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With More Mainstream Acceptance, Is Queer Cinema in Trouble?

With More Mainstream Acceptance, Is Queer Cinema in Trouble?

I’ve often wondered whether the lack of political urgency among today’s filmmakers living in the age of Obama, rather than the infuriating Reagan-Bush 1980s, has hindered the boldness and fury that has often driven strong cinema.

When I recently spoke to Christine Vachon at NewFest, the veteran lesbian producer talked a little about how the AIDS crisis gave the new queer cinema movement momentum. “People were dying all around us and we were so young,” she said. “I think that a lot of filmmakers went to that extra place to get their stories out there, because they felt, if they didn’t, they would never be able to. And I think that informed a lot of those early movies.”

But Vachon was pretty mum on the subject of current LGBT films, preferring to talk about changes in the indie film sector, in general.

And without the AIDS crisis, the further mainstreaming of gay content and characters, and legalized gay marriage in New York, among other states, it raises the question of what or how a new queer cinema might look like. I’ve seen Dee Rees’ “Pariah,” which seems to me a rehash of old queer movie themes, and I’ve heard very good things about IFC’s upcoming queer film “Weekend” (pictured), but other than that, I’m not sure what is the face of contemporary LGBT film.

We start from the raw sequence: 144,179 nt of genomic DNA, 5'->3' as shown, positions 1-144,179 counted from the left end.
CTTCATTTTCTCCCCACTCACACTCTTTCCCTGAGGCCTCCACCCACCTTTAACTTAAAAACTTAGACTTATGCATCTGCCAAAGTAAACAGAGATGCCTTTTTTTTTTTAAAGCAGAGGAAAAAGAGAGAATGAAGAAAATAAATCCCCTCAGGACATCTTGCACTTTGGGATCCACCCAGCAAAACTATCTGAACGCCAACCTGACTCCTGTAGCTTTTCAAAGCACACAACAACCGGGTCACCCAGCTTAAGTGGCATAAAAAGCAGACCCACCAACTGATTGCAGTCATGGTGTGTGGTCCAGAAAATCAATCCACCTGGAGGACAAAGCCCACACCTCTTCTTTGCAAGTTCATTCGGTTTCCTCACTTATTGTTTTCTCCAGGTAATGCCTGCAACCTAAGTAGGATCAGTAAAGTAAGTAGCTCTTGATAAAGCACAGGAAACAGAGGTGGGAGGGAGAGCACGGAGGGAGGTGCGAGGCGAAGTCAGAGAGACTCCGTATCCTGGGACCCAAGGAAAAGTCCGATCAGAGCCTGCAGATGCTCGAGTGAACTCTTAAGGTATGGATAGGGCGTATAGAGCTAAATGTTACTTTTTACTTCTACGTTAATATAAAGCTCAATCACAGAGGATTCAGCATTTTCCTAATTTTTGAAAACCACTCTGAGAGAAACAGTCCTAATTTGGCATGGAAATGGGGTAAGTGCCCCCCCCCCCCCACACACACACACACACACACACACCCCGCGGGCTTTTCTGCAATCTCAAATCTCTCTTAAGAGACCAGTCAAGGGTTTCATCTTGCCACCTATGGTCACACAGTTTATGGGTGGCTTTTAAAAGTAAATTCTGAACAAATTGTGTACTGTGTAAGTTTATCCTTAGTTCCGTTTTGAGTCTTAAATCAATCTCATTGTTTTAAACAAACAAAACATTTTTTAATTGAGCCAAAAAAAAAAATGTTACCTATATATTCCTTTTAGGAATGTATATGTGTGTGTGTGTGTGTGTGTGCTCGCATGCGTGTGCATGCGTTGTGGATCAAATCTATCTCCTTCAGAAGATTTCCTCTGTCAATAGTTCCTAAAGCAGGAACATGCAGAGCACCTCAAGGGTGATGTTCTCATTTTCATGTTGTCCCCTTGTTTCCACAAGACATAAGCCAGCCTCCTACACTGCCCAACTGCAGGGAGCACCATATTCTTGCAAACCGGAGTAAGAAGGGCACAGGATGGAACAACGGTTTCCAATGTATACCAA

Gregg Goldstein’s recent Variety article “Gay films get new life on fest circuit” (paywalled) raised some interesting points about the new queer cinema scene.

While the article largely focuses on gay and lesbian film festivals and increasing pressure on festivals to pay rental fees to producers and distributors in the wake of diminishing DVD sales–a major financial concern for queer films–Goldstein also brings up the point that fest directors are worried about the future of their audience.

“What we’re finding is the importance of gay and lesbian cinema to a certain demographic looking for positive reinforcement–a post-40 crowd,” Philadelphia QFest artistic director Ray Murray told Variety. “Every year it seems to be getting older, and we’re not bringing in a lot of young people.”

Goldstein also suggests that just because the media has incorporated many gay characters and gay marriage is legal in New York, “there are still so many people in this country who discriminate against the LGBT community,” Outfest exec director Kirsten Schaffer said. “There’s still so much work to be done.”

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